More than escapism : environmentalism and feminism in the young adult fantasy novels of Tamora Pierce
Hancock, Michael James
Fantasy literature is often dismissed as inferior work, whose primary purpose is to provide an escapist text for its readers. The purpose of this project is twofold: to show that fantasy actively engages social issues and to investigate how this engagement occurs, using the texts of young adult fantasy writer Tamora Pierce. Pierce’s works demonstrate how conventions of fantasy can be used and broken in order to create new perspectives on modern concerns. My study begins with an examination of fantasy literature and research, with emphases on J. R. R. Tolkien and Tzvetan Todrov. From there, I move on to discuss at length the three social issues most prevalent in Pierce’s work: environmentalism, feminism, and didacticism. In terms of environmentalism, animals are elevated above modern status, alien species create analogies to human affairs, and magic becomes a metaphor for responsible management and understanding of natural forces. Pierce’s treatment of feminism, through the portrayals of young female protagonists, has been challenged by critics for perpetuating the male-dominated system. However, a detailed study demonstrates a variety of different reactions and approaches to feminism that cannot be dismissed so easily. Both the environmentalism and the feminism in these novels suggest a desire on Pierce’s part to impart a didactic message to her young adult audience. While this message may not always be one that Pierce appears to intend, her nuanced approach to the often oversimplified fantasy binary of good and evil creates a worldview more compatible to that of her readers. Through Pierce and her work, fantasy is more than just escape- it fosters revitalization and reconsideration of the modern world.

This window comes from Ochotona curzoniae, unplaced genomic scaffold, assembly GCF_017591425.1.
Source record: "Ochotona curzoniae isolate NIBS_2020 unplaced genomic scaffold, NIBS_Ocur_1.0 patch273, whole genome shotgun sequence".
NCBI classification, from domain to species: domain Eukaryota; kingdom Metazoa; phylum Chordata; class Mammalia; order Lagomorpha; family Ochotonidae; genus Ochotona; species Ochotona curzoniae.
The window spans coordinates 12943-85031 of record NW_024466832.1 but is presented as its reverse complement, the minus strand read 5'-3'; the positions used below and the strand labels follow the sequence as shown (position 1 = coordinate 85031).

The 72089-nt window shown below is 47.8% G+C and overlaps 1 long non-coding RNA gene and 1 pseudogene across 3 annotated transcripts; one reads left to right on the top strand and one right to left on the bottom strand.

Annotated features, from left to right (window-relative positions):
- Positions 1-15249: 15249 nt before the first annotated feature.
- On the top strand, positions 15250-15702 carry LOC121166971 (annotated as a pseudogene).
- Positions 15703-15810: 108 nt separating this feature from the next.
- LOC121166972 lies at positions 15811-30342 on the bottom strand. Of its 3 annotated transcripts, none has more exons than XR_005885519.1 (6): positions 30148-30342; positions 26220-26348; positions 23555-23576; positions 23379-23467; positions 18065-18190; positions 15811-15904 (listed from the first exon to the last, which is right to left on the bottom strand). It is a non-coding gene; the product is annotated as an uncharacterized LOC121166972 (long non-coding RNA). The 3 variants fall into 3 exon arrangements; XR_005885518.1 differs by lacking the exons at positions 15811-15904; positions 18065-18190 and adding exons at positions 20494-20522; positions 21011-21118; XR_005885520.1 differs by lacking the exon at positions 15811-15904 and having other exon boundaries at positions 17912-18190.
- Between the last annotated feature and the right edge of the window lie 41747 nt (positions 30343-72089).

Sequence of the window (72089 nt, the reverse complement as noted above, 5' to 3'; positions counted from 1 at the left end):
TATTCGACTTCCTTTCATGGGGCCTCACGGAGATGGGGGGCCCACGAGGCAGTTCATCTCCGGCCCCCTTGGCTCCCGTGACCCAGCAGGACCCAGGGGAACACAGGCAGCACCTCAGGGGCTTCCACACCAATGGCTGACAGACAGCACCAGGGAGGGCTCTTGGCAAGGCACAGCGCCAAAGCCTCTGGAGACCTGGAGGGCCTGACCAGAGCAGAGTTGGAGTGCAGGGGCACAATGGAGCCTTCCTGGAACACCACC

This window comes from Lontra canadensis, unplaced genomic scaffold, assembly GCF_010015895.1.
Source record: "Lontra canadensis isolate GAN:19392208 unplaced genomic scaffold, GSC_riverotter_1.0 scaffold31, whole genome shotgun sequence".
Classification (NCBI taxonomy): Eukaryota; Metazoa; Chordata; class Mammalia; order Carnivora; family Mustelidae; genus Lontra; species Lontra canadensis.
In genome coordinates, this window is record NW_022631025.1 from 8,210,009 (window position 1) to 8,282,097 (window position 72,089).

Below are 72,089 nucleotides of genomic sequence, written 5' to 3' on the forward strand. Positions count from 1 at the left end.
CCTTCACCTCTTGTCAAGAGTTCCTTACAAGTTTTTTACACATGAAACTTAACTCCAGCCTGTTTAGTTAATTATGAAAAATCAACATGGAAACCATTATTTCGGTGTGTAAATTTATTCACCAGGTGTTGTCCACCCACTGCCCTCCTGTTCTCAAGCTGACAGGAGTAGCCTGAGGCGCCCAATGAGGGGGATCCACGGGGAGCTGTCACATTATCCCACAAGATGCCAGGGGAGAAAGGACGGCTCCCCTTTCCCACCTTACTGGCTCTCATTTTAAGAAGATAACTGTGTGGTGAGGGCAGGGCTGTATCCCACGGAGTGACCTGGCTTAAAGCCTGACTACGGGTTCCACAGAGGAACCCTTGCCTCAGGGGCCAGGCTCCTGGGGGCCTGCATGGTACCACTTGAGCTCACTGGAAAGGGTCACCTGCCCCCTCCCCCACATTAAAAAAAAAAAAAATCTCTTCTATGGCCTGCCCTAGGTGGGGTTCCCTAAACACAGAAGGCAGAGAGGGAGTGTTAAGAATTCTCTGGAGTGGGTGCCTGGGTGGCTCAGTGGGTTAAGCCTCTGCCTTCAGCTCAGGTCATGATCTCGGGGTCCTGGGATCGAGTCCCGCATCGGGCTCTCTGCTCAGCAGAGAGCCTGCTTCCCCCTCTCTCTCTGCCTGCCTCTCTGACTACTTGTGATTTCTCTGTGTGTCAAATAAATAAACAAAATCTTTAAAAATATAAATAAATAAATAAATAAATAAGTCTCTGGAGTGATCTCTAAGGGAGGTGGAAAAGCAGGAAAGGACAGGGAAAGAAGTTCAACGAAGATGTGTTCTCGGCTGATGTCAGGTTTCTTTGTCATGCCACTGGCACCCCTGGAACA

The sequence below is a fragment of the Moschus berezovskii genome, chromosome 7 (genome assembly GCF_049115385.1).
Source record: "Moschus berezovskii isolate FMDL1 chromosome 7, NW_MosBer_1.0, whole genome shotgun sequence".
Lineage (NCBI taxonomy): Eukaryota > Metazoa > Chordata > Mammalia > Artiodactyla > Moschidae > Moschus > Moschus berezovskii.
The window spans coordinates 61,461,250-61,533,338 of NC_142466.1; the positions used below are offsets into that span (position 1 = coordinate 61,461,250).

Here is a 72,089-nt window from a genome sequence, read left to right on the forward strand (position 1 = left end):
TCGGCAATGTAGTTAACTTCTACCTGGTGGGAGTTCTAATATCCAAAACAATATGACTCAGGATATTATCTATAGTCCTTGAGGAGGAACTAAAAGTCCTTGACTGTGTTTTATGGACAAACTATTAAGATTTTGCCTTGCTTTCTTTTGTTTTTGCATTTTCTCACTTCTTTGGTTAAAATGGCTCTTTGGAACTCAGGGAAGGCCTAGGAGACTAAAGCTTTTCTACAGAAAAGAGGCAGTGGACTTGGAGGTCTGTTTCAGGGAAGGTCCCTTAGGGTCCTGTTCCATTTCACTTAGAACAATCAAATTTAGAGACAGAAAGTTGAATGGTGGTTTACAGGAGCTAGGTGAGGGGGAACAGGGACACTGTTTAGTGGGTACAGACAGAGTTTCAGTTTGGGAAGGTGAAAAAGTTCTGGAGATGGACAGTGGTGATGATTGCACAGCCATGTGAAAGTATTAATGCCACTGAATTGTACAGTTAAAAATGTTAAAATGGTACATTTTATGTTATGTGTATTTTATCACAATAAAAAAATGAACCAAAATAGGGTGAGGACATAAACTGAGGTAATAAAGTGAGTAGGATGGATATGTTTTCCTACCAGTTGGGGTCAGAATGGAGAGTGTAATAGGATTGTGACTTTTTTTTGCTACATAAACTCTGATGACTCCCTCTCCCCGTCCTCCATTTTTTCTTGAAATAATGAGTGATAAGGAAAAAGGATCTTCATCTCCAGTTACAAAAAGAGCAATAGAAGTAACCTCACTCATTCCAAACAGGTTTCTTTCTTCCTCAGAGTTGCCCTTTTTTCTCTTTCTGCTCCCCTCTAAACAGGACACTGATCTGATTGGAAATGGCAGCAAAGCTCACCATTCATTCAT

DegreeMaster of Arts (M.A.)
CommitteeThorpe, Douglas; Relke, Diana M. A.; Muri, Allison; Vargo, Lisa
young adult literature